FDA Strengthens Guidance on Quality Agreements with CMOs
Three years after issuing proposed guidance that laid out the FDA’s expectations for quality agreements with contract manufacturers, the agency has firmed up and expanded what drug companies must do to ensure that their agreements with CMOS are clear and enforceable.
In a final guidance issued yesterday, the FDA expanded the elements that should be included in most quality agreements. Specifically, the FDA says these agreements should include:
- The purpose/scope, which would explain the contract manufacturing services to be provided;
- Definitions, which would provide the precise meaning of terms in the quality agreement;
- Resolution of disagreements, which would explain how the parties will resolve disagreements about product quality issues or other problems; and
- Manufacturing activities, which would document quality unit and other activities related to manufacturing processes and the control of changes; and
- The life cycle of and revisions to the quality agreement.
Additionally, the FDA directs drugmakers to three ICH guidelines that contain recommendations on GMP: the Q7 Good Manufacturing Practice Guidance for Active Pharmaceutical Ingredients, Q9 Quality Risk Management and the Q10 Pharmaceutical Quality System.
The FDA also laid out specifications for materials management, including which party physically controls materials at all points in the manufacturing process, including the proper storage, transportation and shipping of materials.
In addition, the FDA states that the quality agreement should indicate which party will establish specifications for components as well as which party will establish processes for auditing, qualifying and monitoring component suppliers. The agreement should also identify which party will conduct required sampling and testing in compliance with CGMP.
FDA also recommends that the product-specific considerations section of the quality agreement include the parties’ expectations of each other regarding:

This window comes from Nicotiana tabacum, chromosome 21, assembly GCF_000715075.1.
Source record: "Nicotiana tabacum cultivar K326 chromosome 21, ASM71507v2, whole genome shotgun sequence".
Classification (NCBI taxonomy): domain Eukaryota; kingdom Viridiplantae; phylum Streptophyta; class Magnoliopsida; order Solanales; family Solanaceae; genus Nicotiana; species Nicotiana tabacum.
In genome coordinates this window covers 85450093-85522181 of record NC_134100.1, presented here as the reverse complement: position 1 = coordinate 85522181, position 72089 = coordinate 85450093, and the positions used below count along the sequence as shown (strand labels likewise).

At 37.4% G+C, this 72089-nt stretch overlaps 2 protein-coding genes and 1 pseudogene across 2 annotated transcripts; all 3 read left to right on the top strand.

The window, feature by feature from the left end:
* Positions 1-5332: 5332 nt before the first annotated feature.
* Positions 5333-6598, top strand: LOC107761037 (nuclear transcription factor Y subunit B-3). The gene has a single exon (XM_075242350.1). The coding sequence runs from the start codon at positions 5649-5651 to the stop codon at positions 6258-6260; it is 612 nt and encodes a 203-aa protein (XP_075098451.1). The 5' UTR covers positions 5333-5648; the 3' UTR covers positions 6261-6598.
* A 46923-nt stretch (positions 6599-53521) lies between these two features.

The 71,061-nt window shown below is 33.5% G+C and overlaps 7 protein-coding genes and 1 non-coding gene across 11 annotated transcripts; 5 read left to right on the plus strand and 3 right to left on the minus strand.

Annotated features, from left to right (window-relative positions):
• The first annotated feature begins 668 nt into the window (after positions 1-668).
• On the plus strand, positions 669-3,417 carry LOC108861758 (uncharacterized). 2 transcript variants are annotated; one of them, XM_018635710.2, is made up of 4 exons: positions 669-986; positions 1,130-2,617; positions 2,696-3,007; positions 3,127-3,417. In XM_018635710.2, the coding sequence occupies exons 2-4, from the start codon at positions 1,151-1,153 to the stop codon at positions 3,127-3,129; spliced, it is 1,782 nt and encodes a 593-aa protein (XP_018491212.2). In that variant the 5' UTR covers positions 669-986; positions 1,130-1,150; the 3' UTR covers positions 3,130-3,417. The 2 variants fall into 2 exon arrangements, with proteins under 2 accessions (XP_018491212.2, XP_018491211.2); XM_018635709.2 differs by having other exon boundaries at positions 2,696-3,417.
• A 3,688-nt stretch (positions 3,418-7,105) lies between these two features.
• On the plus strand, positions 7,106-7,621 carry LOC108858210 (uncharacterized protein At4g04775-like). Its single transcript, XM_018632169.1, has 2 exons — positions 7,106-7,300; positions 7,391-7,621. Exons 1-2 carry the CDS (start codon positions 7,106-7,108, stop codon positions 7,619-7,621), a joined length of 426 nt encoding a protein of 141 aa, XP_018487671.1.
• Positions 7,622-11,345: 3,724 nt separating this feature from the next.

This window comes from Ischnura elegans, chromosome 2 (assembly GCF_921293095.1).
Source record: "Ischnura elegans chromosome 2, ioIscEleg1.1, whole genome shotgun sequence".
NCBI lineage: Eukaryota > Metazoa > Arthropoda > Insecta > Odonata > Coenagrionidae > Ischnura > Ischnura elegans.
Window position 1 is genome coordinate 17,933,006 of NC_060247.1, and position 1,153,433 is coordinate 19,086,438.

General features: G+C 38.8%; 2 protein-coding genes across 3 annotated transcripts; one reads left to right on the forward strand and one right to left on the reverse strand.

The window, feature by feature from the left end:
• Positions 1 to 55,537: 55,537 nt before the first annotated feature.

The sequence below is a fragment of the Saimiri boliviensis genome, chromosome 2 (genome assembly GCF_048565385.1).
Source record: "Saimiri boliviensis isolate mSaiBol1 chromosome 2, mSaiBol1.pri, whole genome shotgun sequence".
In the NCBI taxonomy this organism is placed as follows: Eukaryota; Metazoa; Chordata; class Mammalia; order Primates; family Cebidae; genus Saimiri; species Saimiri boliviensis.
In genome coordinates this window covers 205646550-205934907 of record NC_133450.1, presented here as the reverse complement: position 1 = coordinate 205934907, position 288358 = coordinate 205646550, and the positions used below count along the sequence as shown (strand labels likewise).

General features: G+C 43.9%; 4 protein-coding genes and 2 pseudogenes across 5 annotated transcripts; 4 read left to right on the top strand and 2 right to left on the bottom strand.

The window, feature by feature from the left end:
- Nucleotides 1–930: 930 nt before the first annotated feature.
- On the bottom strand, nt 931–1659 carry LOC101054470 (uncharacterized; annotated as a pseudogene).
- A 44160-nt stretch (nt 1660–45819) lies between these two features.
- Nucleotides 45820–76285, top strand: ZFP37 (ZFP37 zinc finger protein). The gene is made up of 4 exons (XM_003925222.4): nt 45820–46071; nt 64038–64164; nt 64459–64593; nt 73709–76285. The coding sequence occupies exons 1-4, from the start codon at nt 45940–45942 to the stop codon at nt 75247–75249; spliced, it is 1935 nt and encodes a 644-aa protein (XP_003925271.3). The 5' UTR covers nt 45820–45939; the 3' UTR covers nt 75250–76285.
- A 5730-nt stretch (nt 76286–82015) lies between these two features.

- Product/component specifications;
- Defined manufacturing operations, including batch numbering processes;
- Responsibilities for expiration/retest dating, storage and shipment, and lot disposition;
- Responsibilities for process validation, including design, qualification, and ongoing verification and monitoring; and
- Provisions to allow owner personnel access to the contract facility when appropriate.
Furthermore, the FDA says that in the quality agreement both parties should reach an agreement on how to address change control issues. Some of the expectations for reporting and approving changes that the quality agreement should address include: components and/or their suppliers, establishment locations, manufacturing processes, testing procedures, major manufacturing equipment and container closure systems.
Finally, the final guidance includes five case studies outlining different scenarios on facilities and equipment maintenance and upkeep at the contract facility; documenting steps in the manufacturing process; unreliable data in laboratory records and test results; contracted analytical testing laboratory and method validation; and approving or rejecting changes that affect product quality and CGMP compliance.
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